The Hill reports that some Democratic senators up for re-election have declined to back President Obama's gay marriage statement.
Sens. Jon Tester (Mont.) and Claire McCaskill (Mo.), the two most vulnerable Democratic senators, have declined to endorse Obama's call for the legalization of gay marriage.
Sens. Joe Manchin (W.Va.), Bob Casey (Pa.) and Bill Nelson (Fla.), Democrats who have easier races but in states that could become more competitive by November, have also backed away from Obama's stance.
They all represent states with constitutional amendments or laws banning same-sex marriage.
Senate Majority Leader Harry Reid (D-Nev.) predicted Thursday the Democratic Party would adopt a pro-gay marriage plank in its platform. While that may happen when delegates to the Democratic National Convention meet September in Charlotte, N.C., the party remains divided.
"It comes down to independents, who make it somewhat of a swing state. Generally the independent vote in Montana is more conservative and Republican-oriented than Democrat-oriented," he said.
"[Rep.] Denny Rehberg's strategy is to tightly link Tester and Obama," he added, in reference to Tester's opponent.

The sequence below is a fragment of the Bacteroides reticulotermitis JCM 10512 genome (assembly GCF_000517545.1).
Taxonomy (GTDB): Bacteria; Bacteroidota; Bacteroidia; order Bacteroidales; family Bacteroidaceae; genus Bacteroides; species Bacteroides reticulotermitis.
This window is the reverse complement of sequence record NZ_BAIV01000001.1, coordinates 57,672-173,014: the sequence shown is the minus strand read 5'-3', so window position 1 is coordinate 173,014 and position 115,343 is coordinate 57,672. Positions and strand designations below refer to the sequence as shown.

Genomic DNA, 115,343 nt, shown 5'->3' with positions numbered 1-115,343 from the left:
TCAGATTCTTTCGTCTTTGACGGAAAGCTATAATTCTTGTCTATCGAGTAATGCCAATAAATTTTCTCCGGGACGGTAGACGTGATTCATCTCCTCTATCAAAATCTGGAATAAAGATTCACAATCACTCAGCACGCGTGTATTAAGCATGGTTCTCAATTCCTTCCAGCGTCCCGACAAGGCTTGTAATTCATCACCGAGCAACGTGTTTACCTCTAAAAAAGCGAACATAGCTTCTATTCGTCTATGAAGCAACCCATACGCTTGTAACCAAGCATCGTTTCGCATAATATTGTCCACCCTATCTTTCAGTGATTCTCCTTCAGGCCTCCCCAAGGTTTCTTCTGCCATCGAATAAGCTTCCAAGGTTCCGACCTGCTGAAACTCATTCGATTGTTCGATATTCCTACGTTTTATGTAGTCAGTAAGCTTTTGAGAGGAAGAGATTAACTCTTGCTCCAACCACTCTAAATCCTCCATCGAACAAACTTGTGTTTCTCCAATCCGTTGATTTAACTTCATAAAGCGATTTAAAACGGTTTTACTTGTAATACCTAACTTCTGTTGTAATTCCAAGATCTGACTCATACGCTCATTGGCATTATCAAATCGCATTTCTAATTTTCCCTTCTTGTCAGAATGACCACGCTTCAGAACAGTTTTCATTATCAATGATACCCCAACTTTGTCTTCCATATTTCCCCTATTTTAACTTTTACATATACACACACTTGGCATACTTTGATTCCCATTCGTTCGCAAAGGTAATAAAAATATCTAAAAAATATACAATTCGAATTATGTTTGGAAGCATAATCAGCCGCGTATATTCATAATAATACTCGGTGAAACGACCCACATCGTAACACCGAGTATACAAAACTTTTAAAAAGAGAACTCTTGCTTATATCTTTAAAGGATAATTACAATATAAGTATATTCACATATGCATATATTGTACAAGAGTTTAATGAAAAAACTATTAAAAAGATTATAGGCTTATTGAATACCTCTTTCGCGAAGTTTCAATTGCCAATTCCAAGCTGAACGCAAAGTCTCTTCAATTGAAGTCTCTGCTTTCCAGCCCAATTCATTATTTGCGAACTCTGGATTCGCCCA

Lobach said it would be a "political mistake" for Tester to match Obama's stance on gay marriage.
Sen. Claire McCaskill (D-Mo.), who has been one of Obama's closest allies in the Senate, has also kept her distance.
Her spokesman declined to endorse the president's position. In an email to the Springfield News-Leader, John LaBombard said, "Claire recognizes this is a very personal issue for many Missourians" and said she thinks states should "take the lead in determining marriage equality."
Obama may be trying to finesse the issue but that won't stop activists from trying to put a pro-gay marriage plank in the party platform at the convention. It's not an issue that is going to split the party, but it will make riveting viewing if a floor debate on the issue is allowed. The Obama team will seek to avoid that situation but they may not have a choice. Conventions have a way of spinning out of control at times, even if the incumbent president thinks he has an iron grip on the proceedings.
Meanwhile, Tester and McCaskill probably won't be inviting the president to campaign with them anytime soon.